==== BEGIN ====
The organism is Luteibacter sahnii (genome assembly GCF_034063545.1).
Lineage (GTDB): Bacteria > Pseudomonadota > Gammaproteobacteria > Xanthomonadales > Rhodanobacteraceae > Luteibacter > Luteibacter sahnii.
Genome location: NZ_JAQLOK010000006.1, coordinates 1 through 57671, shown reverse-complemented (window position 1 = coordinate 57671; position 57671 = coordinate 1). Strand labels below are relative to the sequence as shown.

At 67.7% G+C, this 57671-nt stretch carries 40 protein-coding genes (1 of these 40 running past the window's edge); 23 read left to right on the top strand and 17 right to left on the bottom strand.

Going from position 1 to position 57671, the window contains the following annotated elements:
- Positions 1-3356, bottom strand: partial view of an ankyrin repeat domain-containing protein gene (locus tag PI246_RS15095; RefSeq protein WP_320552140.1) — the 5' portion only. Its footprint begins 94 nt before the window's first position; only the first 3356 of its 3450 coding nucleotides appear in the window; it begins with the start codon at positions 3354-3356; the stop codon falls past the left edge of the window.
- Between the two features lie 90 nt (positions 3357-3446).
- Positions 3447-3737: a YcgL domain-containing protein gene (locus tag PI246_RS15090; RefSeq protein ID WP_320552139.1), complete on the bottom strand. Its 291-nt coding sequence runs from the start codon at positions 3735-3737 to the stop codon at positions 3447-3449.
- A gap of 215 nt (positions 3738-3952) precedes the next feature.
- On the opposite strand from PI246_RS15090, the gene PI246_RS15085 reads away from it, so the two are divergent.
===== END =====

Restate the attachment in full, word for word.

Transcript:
The organism is Luteibacter sahnii (genome assembly GCF_034063545.1).
Lineage (GTDB): Bacteria > Pseudomonadota > Gammaproteobacteria > Xanthomonadales > Rhodanobacteraceae > Luteibacter > Luteibacter sahnii.
Genome location: NZ_JAQLOK010000006.1, coordinates 1 through 57671, shown reverse-complemented (window position 1 = coordinate 57671; position 57671 = coordinate 1). Strand labels below are relative to the sequence as shown.

At 67.7% G+C, this 57671-nt stretch carries 40 protein-coding genes (1 of these 40 running past the window's edge); 23 read left to right on the top strand and 17 right to left on the bottom strand.

Going from position 1 to position 57671, the window contains the following annotated elements:
- Positions 1-3356, bottom strand: partial view of an ankyrin repeat domain-containing protein gene (locus tag PI246_RS15095; RefSeq protein WP_320552140.1) — the 5' portion only. Its footprint begins 94 nt before the window's first position; only the first 3356 of its 3450 coding nucleotides appear in the window; it begins with the start codon at positions 3354-3356; the stop codon falls past the left edge of the window.
- Between the two features lie 90 nt (positions 3357-3446).
- Positions 3447-3737: a YcgL domain-containing protein gene (locus tag PI246_RS15090; RefSeq protein ID WP_320552139.1), complete on the bottom strand. Its 291-nt coding sequence runs from the start codon at positions 3735-3737 to the stop codon at positions 3447-3449.
- A gap of 215 nt (positions 3738-3952) precedes the next feature.
- On the opposite strand from PI246_RS15090, the gene PI246_RS15085 reads away from it, so the two are divergent.